The fact that spelling and sound are largely unrelated in Chinese opens the possibility of conducting experiments on handwriting with Chinese participants in order to get a better grasp on the relative contribution of phonological codes. However, to date only a single relevant study exists that we are aware of. Qu et al. (2011) recently reported the results of a PWI study in which disyllabic target picture names were written. Written distractor words were superimposed which were either phonologically and orthographically related to the picture name (i.e., shared the initial syllable and a radical on a non-initial position with the picture name, e.g., picture name: “,” /ying1tao2/, “cherry”; distractor: “,” /ying1zi/, “tassel”), were only phonologically related (i.e., shared the initial syllable but no radicals with the picture name; e.g., distractor: “, /ying1jun4/, meaning “handsome”), or were unrelated. Comparing the amount of facilitation generated by the first (phonologically and orthographically related) to the second (only phonologically related) condition indicates whether phonology contributes to handwriting of Chinese words. Priming was found for both types of distractors: phonologically and orthographically based priming was found under SOAs of 0 and +100 ms, whereas exclusively phonologically based priming was found only under an SOA of 0 ms. In other words, facilitation based on exclusively phonological relatedness was shown, but it was restricted to a relatively “early” point in time; at a later point of response preparation, priming was largely orthographically based. Note that this inference to some extent converges with the findings from Zhang and Damian (2010) with English individuals.
In the first experiment reported below, we aimed to seek converging evidence for the involvement of phonology in written production of Chinese characters. Rather than the PWI technique featured in earlier work, we used a different experimental task, adapted from the “Stroop color-word paradigm” (Stroop, 1935). In classic Stroop tasks, naming the color of incongruent color words (e.g., RED printed in blue) is slower than naming the color of control stimuli (e.g., neutral control words or solid-color squares), which is referred to as “Stroop interference”. By contrast, naming the color of congruent color words (e.g., RED printed in red) is typically faster than naming of control stimuli, referred to as “Stroop facilitation”. Furthermore, an asymmetry emerges such that when task instructions are reversed and individuals name the word rather than the color, no Stroop effect arises. The Stroop phenomenon is generally assumed to reflect the automatic lexical processing of words: incongruent color words are processed automatically and subsequently conflict with the less automatic color naming task, thus generating interference (see MacLeod, 1991, for an extensive review).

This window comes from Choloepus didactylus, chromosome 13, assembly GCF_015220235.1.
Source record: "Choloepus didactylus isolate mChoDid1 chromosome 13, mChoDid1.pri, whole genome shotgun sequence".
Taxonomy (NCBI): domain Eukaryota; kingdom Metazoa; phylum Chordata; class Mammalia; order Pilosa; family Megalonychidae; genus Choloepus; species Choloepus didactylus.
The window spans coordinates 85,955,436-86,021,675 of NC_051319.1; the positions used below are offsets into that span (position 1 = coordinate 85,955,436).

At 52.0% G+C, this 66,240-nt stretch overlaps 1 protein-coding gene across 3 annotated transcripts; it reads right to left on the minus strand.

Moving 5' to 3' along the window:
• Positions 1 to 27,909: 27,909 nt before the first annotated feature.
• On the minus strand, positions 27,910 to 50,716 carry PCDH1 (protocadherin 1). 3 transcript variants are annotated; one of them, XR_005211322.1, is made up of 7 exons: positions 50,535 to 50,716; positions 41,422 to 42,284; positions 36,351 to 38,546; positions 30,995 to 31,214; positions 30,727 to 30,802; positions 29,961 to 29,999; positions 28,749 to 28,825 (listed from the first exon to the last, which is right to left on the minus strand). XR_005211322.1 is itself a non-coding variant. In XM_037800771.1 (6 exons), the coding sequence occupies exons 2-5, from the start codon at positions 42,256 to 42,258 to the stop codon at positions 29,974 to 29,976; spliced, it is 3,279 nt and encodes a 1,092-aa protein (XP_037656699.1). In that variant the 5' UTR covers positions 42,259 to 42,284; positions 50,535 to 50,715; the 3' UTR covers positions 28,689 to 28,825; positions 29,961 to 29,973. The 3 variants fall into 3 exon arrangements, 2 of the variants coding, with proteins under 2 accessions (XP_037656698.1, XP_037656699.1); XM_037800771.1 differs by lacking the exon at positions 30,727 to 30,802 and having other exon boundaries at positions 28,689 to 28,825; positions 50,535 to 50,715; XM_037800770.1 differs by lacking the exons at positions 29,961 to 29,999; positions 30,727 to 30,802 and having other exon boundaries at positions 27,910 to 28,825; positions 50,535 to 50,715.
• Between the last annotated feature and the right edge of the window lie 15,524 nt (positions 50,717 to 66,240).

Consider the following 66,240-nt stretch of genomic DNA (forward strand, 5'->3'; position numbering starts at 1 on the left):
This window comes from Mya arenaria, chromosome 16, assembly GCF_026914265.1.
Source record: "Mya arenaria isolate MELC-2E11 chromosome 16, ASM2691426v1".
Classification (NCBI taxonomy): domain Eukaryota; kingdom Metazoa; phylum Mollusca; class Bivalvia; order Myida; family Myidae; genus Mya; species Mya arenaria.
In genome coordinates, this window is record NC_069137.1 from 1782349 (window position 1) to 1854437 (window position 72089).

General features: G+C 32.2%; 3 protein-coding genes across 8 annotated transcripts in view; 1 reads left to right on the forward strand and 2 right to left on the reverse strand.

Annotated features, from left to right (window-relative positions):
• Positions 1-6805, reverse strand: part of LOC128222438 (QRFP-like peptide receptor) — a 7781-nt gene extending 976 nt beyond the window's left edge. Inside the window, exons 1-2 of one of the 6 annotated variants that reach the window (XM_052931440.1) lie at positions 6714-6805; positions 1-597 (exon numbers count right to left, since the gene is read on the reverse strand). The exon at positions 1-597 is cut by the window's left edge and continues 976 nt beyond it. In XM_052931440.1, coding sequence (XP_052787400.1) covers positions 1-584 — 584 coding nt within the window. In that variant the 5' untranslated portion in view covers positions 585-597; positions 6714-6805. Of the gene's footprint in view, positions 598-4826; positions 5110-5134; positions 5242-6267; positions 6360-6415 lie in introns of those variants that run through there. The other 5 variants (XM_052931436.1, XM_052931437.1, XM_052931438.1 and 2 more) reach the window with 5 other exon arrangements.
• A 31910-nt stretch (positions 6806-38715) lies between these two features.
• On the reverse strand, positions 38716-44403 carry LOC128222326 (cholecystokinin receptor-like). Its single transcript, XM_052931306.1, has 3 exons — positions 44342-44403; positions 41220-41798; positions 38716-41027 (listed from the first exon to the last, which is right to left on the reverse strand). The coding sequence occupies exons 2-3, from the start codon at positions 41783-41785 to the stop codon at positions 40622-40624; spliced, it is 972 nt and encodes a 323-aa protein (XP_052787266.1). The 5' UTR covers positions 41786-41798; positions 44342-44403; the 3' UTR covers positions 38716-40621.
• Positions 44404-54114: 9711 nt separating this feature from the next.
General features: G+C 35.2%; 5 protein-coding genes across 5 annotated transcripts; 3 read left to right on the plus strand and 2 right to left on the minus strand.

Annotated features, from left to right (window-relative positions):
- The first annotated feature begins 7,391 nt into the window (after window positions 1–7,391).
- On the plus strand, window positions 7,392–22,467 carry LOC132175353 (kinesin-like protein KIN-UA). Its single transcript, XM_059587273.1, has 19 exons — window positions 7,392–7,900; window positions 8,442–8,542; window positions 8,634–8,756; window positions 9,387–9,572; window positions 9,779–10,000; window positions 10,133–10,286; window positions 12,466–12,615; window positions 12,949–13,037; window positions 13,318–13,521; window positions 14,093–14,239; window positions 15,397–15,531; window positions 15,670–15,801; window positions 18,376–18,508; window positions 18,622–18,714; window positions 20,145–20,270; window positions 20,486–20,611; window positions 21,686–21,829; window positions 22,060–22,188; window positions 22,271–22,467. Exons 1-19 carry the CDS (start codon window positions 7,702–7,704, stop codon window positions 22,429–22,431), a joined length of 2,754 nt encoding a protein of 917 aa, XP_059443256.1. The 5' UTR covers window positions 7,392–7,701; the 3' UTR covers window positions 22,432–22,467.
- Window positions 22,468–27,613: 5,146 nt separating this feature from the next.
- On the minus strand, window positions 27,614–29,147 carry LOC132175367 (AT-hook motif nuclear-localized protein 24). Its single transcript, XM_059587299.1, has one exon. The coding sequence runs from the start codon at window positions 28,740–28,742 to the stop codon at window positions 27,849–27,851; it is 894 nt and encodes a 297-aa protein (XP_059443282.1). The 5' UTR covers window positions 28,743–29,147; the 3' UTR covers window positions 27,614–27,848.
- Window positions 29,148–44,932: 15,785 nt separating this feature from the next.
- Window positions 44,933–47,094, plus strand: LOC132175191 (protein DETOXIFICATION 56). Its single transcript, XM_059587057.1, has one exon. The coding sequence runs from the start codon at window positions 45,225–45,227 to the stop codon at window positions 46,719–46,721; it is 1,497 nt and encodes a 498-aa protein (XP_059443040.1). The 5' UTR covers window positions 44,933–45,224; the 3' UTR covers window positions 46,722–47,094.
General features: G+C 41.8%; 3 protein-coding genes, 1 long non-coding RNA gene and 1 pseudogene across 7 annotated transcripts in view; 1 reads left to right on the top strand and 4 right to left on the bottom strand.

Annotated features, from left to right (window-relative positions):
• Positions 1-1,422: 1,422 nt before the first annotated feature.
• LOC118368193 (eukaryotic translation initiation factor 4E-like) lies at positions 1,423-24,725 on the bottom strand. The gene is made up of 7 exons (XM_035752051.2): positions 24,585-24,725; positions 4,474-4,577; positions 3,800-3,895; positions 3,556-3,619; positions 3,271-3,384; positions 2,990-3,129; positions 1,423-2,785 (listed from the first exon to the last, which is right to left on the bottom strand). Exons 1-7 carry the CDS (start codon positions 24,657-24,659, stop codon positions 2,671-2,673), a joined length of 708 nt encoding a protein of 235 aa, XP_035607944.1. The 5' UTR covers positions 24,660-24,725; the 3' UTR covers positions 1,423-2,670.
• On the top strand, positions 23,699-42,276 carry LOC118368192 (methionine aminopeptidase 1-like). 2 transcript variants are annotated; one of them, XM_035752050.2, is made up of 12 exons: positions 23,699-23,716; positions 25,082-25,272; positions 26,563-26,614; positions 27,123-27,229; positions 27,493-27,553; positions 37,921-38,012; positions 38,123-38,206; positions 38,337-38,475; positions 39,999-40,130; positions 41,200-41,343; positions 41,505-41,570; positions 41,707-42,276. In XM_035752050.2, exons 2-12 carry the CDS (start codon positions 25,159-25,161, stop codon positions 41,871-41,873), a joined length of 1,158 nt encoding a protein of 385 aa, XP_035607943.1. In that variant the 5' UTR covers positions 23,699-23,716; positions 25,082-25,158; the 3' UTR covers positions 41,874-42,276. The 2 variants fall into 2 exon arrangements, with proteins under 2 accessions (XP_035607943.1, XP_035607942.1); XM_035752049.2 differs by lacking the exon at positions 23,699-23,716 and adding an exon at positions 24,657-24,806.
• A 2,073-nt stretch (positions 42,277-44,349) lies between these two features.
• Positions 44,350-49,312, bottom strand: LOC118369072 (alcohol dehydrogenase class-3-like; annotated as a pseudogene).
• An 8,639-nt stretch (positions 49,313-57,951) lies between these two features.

The Stroop task has been adapted to investigate the role of phonology in access to meaning from printed stimuli. In such studies using alphabetic languages, pseudohomophones of color words (e.g., “bloo”, a pseudohomophone of “blue”) are presented in a congruent ink color (blue) or an incongruent ink color (red). Previous studies have found slower color naming latencies for incongruent pseudohomophones relative to neutral controls (e.g., Dennis and Newstead, 1981), suggesting that the phonology of the pseudohomophone (“bloo”) was automatically accessed and its homophonic color word was co-activated via shared phonology, which created a conflict with the target color response. Spinks et al. (2000) used this paradigm to investigate whether the activation of phonology in access to meaning is independent of the specific nature of the orthographic system. Chinese was selected as the target language in which there are a great number of homophones and intriguingly a large number of homophones are orthographically unrelated to each other, which allows dissociating phonological effect from orthographic properties. As was the case in studies conducted in alphabetic languages, Spinks et al. observed that congruent homophones of to-be-named color word facilitated color naming whereas incongruent homophones interfered with color naming, which suggests that phonological codes are automatically activated when meaning is accessed from Chinese characters.
The classic Stroop effect is found not only with verbal, but also with manual responses (i.e., classify the target color via a response key press), and this has informed a lively debate concerning the locus of the Stroop conflict. If the Stroop effect resides at a locus prior to “response selection,” then it should be unaffected by the response format. A number of studies have reported Stroop effects with manual responses which are reduced to those found with verbal responses (e.g., Redding and Gerjets, 1977; Logan et al., 1984), although others found effects of similar size (e.g., Roe et al., 1980). The size of manual Stroop effects also appears to be influenced by whether response keys are labeled with color words, or with color patches (e.g., Sugg and McDonald, 1994), which supports the claim that verbal mediation of responses plays a role. Stroop effects have also been occasionally reported with tasks requiring an orthographic response. For instance, Logan and Zbrodoff (1998) compared verbal with typed responses (skilled typists typed the target color term of the display on a computer keyboard, and time to first keystroke was measured as latency), and reported comparable Stroop effects, with the difference between congruent and incongruent responses even larger in typed (214 ms) than in spoken (155 ms) responses. To the best of our knowledge, no versions of the Stroop task involving handwritten (rather than typed) responses has been reported in the literature, but there is no reason to surmise that such tasks would not render the typical profiles of Stroop interference and facilitation.